"What has happened?" cried the buffalo; "you were as green as possible yesterday!"
"Don't ask me!" whimpered the pîpal. "Where are your manners? Don't you know it isn't decent to ask questions when people are in mourning?"
But the buffalo insisted on having an answer, so at last, with many sobs and sighs, the pîpal replied—
"Oh dear me!" cried the buffalo, "how very sad! I really must mourn too!" So she immediately cast her horns, and began to weep and wail. After a while, becoming thirsty, she went to drink at the river-side.
"Goodness gracious!" cried the river, "what is the matter? and what have you done with your horns?"
"How rude you are!" wept the buffalo. "Can't you see I am in deep mourning? and it isn't polite to ask questions."
But the river persisted, until the buffalo, with many groans, replied—
"Dreadful!" cried the river, and wept so fast that its water became quite salt.
By and by a cuckoo, coming to bathe in the stream, called out, "Why, river! what has happened? You are as salt as tears!"
"Don't ask me!" mourned the stream; "it is too dreadful for words!"
Nevertheless, when the cuckoo would take no denial, the river replied—
"Oh dear! oh dear me!" cried the cuckoo, "how very very sad! I must mourn too!" So it plucked out an eye, and going to a corn-merchant's shop, sat on the doorstep and wept.
"Why, little cuckoo! what's the matter?" cried Bhagtu the shopkeeper. "You are generally the pertest of birds, and to-day you are as dull as ditchwater!"
"Don't ask me!" snivelled the cuckoo; "it is such terrible grief! such dreadful sorrow! such—such horrible pain!"
However, when Bhagtu persisted, the cuckoo, wiping its one eye on its wing, replied—
"Bless my heart!" cried Bhagtu, "but that is simply the most heartrending tale I ever heard in my life! I must really mourn likewise!" Whereupon he wept, and wailed, and beat his breast, until he went completely out of his mind; and when the Queen's maidservant came to buy of him, he gave her pepper instead of turmeric, onion instead of garlic, and wheat instead of pulse.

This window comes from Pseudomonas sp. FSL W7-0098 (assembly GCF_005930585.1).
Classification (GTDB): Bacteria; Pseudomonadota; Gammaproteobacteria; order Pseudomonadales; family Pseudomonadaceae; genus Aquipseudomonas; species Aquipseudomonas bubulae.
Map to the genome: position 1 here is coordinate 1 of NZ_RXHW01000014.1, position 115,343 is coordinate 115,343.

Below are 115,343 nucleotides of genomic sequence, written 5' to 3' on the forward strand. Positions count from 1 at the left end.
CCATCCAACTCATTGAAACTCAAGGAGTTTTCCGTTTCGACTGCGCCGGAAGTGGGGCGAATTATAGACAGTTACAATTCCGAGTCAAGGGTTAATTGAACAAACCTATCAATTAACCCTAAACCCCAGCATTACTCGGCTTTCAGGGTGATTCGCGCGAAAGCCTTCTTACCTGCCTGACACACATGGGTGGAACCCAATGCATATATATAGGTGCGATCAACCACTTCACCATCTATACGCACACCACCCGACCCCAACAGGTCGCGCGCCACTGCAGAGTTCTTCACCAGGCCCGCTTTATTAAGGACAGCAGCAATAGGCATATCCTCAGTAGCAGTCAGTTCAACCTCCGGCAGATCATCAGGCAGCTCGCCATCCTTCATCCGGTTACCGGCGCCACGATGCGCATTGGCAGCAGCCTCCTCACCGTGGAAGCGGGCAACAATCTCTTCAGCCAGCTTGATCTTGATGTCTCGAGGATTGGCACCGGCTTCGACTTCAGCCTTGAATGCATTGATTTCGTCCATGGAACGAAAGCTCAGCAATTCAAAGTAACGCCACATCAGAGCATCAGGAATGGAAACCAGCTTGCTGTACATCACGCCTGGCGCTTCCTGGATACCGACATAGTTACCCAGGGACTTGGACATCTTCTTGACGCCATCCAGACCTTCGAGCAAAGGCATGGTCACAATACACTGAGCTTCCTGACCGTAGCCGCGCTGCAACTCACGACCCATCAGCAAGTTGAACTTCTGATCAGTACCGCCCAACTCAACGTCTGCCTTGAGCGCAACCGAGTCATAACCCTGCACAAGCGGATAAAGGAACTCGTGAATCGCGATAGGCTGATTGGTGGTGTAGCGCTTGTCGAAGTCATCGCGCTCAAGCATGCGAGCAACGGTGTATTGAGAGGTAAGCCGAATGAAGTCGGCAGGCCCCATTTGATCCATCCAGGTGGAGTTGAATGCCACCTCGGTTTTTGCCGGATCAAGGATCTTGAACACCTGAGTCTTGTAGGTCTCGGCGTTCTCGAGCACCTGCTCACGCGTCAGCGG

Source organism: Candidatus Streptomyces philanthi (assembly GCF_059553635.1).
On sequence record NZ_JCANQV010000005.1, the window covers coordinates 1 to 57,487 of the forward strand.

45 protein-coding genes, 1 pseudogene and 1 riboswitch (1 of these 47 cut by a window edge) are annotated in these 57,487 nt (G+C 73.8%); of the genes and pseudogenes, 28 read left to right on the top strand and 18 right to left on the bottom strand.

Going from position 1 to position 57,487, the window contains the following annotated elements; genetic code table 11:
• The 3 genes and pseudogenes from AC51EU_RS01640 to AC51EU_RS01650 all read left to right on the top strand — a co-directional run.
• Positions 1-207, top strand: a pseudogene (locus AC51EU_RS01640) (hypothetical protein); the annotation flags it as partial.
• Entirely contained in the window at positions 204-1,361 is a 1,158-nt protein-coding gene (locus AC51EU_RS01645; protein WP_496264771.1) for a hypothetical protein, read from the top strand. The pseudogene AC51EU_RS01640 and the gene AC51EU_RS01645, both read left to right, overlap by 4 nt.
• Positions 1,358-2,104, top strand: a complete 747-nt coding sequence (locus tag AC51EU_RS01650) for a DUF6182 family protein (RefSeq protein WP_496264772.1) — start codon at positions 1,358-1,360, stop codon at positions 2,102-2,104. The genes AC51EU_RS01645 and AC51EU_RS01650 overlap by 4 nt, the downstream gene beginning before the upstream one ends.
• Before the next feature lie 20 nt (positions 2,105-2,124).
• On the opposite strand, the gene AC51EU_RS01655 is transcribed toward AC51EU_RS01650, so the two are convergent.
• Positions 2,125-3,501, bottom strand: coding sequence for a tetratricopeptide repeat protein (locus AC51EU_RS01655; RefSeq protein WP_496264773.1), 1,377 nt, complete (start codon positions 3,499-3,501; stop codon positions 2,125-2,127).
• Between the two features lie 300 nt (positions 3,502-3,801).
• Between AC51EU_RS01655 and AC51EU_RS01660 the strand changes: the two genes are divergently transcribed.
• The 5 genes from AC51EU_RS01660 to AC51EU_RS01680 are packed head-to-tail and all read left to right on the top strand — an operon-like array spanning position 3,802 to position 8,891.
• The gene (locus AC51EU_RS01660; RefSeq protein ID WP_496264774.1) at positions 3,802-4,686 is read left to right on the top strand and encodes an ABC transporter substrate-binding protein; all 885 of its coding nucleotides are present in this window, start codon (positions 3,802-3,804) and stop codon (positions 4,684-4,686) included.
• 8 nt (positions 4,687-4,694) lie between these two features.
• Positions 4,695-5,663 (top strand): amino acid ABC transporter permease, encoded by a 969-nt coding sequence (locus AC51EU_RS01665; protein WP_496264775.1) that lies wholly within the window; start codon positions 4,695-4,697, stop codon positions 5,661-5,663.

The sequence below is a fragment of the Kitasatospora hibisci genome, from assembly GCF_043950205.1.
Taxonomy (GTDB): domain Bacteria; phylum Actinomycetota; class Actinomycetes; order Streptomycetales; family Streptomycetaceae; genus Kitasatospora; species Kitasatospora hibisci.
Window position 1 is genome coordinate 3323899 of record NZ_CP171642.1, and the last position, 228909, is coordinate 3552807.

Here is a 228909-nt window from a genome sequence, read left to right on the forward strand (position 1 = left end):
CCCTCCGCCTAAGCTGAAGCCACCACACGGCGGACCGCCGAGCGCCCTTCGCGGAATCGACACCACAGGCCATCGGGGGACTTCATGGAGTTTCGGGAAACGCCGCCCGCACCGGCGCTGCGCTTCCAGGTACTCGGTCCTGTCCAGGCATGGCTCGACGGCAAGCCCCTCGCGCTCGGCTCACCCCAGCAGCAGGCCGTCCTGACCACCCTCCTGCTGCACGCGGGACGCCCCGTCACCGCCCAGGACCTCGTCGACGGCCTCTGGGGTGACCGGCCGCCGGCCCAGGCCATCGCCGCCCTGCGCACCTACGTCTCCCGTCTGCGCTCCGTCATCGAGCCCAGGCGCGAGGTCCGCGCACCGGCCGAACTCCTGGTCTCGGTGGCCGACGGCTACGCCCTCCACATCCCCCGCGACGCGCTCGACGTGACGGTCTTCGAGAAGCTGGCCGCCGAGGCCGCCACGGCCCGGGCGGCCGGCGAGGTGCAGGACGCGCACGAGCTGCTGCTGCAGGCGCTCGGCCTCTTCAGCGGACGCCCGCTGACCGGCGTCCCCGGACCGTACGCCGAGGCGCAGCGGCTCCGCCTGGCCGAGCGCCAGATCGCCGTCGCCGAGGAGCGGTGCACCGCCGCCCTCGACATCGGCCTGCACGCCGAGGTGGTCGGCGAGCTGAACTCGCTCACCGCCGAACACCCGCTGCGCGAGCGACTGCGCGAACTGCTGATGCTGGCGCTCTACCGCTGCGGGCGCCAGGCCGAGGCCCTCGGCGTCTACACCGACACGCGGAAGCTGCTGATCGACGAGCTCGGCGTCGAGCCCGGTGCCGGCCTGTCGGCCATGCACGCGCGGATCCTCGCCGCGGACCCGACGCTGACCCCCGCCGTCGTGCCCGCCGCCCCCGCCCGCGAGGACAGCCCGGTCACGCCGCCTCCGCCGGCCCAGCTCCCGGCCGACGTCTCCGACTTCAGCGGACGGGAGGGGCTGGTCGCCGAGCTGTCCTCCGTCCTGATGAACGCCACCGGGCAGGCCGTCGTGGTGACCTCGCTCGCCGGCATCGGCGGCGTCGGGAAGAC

"Dear me, friend Bhagtu!" quoth the maid-servant, "your wits are wool-gathering! What's the matter?"
"Don't! please don't!" cried Bhagtu; "I wish you wouldn't ask me, for I am trying to forget all about it. It is too dreadful—too too terrible!"
At last, however, yielding to the maid's entreaties, he replied, with many sobs and tears—
"How very sad!" exclaimed the maidservant. "I don't wonder at your distress; but it is always so in this miserable world!—everything goes wrong!"
Whereupon she fell to railing at everybody and everything in the world, until the Queen said to her, "What is the matter, my child? What distresses you?"
"Oh!" replied the maidservant, "the old story! every one is miserable, and I most of all! Such dreadful news!—
"Too true!" wept the Queen, "too true! The world is a vale of tears! There is nothing for it but to try and forget!" Whereupon she set to work dancing away as hard as she could.
By and by in came the Prince, who, seeing her twirling about, said, "Why, mother! what is the matter?"
The Queen, without stopping, gasped out—
"If that is your mourning, I'll mourn too!" cried the Prince, and seizing his tambourine, he began to thump on it with a will. Hearing the noise, the King came in, and asked what was the matter.
"This is the matter!" cried the Prince, drumming away with all his might—
"Capital! capital!" cried the King, "that's the way to do it!" so, seizing his zither, he began to thrum away like one possessed.
And as they danced, the Queen, the King, the Prince, and the maidservant sang—
So they danced and sang till they were tired, and that was how every one mourned poor cock-sparrow's pretty bride.